A year of "austerity" and "vitriol"

Merriam-Webster has announced its top ten words of 2011. What's number one?

By Emma Mustich

Published December 15, 2011 5:27PM (EST)

       (<a href='http://www.shutterstock.com/pic.mhtml?id=7542142'>Stephen Orsillo</a> via <a href='http://www.shutterstock.com/'>Shutterstock</a>)
(Stephen Orsillo via Shutterstock)

If you declared 2011 a "year of austerity" -- or perhaps even a "year of vitriol" -- your audience might not bat an eyelid.

That's one reason Merriam-Webster's list of 2011's most-searched words -- on which both terms appear -- offers such an interesting snapshot of the passing year.

Other notable inclusions are "socialism," "capitalism," "ambivalence" and the phrase "après moi le déluge," all of which seem apt in light of 2011's singular mix of economic woe, political deadlock and societal unrest.

The No. 1 word, "pragmatic," is equally timely, but its relevance is more abstract. "'Pragmatic' ... received an unprecedented number of user lookups throughout 2011," Merriam-Webster announced today. Editor-at-large Peter Sokolowski suggested that the word may have been so popular because pragmatism is a "quality that people value in themselves and wish for in others, especially in their leaders and their policies."

Sokolowski elaborated to Politico that he thinks the year's most-searched word -- particularly in vogue at the time of perceived congressional fumbles (e.g. the summer's long debt ceiling fight) -- is symbolic of a widespread desire for political "compromise and accomplishment."

"Après moi le déluge" is presumed to have made the list because, as the AP points out, it appeared in a CNN piece by David Gergen called "Have they gone nuts in Washington?" It linked directly to Merriam-Webster's definition of the phrase:

[The] failure of the super committee represents a reckless, irresponsible gamble by our "leaders" in Washington. It's difficult to remember a Congress that has put the nation so much at risk in the service of ideology and to hold onto office. Partisans on both sides are grievously failing the country. ...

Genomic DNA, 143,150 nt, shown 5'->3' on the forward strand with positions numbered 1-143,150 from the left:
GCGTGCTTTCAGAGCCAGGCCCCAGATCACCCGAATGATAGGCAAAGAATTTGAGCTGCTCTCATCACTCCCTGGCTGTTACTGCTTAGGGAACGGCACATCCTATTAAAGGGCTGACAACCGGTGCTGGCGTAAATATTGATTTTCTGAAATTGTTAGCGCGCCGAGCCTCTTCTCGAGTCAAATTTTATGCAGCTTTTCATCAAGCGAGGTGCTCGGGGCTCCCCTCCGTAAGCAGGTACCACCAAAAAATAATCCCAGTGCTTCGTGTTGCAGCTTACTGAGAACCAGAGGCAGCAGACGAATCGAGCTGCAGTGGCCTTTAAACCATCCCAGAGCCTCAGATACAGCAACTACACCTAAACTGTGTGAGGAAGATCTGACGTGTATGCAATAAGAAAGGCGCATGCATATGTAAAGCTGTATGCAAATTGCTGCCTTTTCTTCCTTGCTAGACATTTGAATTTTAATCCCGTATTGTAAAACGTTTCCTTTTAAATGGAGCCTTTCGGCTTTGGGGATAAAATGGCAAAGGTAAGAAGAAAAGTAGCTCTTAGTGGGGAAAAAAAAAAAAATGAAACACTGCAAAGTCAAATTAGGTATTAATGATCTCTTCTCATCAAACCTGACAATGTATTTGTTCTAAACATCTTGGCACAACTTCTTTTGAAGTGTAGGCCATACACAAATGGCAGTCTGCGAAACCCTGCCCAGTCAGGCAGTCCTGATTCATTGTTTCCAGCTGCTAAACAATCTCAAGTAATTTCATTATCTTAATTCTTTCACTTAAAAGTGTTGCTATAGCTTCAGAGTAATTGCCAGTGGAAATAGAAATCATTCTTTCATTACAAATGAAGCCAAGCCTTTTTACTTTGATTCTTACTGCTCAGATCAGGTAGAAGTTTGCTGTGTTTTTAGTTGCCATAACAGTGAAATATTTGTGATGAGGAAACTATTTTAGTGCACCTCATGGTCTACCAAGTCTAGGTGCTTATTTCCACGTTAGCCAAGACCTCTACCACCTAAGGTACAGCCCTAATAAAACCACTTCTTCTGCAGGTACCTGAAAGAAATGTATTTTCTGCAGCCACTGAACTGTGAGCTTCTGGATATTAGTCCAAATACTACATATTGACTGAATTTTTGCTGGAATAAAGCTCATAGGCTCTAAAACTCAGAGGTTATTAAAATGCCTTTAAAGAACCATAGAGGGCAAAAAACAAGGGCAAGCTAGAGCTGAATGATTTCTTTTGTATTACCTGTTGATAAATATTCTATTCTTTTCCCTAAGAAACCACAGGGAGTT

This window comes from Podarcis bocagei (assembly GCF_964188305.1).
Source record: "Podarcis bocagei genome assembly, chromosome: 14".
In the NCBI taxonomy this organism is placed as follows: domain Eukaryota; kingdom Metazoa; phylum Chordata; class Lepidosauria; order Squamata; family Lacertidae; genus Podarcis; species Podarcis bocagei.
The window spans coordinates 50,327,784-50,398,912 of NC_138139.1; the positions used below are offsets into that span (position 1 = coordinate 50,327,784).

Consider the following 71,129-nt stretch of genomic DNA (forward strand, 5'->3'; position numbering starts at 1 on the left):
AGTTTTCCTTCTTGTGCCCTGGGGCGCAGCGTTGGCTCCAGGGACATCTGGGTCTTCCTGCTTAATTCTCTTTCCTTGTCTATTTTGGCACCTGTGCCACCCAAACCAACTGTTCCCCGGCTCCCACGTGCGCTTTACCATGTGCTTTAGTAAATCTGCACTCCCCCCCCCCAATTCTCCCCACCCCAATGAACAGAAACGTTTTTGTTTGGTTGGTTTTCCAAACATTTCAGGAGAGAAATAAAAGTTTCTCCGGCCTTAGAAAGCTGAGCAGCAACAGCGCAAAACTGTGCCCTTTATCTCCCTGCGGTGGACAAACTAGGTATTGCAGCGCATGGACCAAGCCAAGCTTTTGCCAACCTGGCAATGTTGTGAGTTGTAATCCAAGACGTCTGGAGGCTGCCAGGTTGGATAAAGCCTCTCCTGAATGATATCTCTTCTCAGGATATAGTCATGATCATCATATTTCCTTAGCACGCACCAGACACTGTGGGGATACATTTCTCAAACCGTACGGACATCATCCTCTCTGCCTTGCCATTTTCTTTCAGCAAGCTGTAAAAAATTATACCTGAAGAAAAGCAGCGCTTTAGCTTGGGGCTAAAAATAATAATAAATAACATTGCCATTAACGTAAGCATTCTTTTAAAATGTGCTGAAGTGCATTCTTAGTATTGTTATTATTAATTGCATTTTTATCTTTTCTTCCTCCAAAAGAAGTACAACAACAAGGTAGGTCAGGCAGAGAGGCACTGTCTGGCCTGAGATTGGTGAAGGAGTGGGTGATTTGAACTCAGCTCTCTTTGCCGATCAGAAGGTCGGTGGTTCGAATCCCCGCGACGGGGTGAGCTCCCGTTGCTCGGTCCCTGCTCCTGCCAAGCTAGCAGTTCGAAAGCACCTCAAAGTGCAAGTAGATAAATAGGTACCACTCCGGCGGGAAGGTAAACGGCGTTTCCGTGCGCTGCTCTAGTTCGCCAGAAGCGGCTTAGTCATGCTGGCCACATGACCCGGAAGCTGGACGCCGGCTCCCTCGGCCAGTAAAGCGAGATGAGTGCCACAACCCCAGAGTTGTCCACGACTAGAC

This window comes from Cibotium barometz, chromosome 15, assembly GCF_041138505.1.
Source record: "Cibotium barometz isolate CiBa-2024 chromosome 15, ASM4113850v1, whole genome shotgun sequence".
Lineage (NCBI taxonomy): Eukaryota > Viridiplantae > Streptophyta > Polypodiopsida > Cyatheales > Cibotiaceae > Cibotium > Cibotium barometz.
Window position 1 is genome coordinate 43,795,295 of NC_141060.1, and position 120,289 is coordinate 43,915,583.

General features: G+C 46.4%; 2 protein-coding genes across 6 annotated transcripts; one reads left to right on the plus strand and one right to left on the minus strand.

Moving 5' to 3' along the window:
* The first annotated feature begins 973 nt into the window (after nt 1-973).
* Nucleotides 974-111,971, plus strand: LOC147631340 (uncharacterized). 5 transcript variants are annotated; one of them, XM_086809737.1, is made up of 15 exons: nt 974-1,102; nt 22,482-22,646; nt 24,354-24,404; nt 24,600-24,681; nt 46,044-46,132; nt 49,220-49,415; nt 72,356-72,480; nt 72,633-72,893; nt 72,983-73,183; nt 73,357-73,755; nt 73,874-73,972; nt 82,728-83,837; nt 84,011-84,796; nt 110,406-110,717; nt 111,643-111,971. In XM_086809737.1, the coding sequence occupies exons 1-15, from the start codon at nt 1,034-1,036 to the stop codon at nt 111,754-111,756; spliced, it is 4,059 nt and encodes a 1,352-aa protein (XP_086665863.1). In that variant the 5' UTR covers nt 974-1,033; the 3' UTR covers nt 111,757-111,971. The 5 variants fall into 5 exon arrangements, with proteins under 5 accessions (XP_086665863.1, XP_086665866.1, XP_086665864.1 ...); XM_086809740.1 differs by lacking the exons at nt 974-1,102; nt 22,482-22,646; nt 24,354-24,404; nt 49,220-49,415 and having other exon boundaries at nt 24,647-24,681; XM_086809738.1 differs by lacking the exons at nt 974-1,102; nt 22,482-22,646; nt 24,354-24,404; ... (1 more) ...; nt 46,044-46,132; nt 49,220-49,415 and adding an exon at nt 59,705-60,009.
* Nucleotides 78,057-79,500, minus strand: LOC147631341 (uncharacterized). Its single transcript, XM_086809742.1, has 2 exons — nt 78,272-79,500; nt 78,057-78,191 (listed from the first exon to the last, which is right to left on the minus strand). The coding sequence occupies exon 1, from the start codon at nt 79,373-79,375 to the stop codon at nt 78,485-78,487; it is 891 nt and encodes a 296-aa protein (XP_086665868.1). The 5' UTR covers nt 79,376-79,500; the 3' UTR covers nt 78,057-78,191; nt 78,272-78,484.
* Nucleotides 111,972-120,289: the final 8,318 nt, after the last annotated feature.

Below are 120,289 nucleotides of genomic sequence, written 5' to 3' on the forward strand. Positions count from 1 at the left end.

Sorry, our noble leaders tell us, we have to focus now on election 2012. What was it that Louis XV used to say? "Après moi, le déluge"?

Perhaps even more interesting than Merriam-Webster's yearly top ten is the dictionary's more detailed list of other words that have "spiked" in connection with prominent political or cultural events since January. "Rapture," for instance, got a lot of queries around the time Harold Camping prophesied the world would end; "marriage" was popular following New York's decision to legalize it for same-sex couples. More eclectic entries in the dictionary's colorful glossary include "batten," "sartorial" and "curmudgeon" -- which hit highs in conjunction with Hurricane Irene, the royal British newlyweds' visit to California, and the death of Andy Rooney, respectively.

Are there other words you think relate particularly well to 2011 -- its specific events or its more general cultural and political concerns? Let us know in the comments below.

Emma Mustich

Emma Mustich is a Salon contributor. Follow her on Twitter: @emustich.

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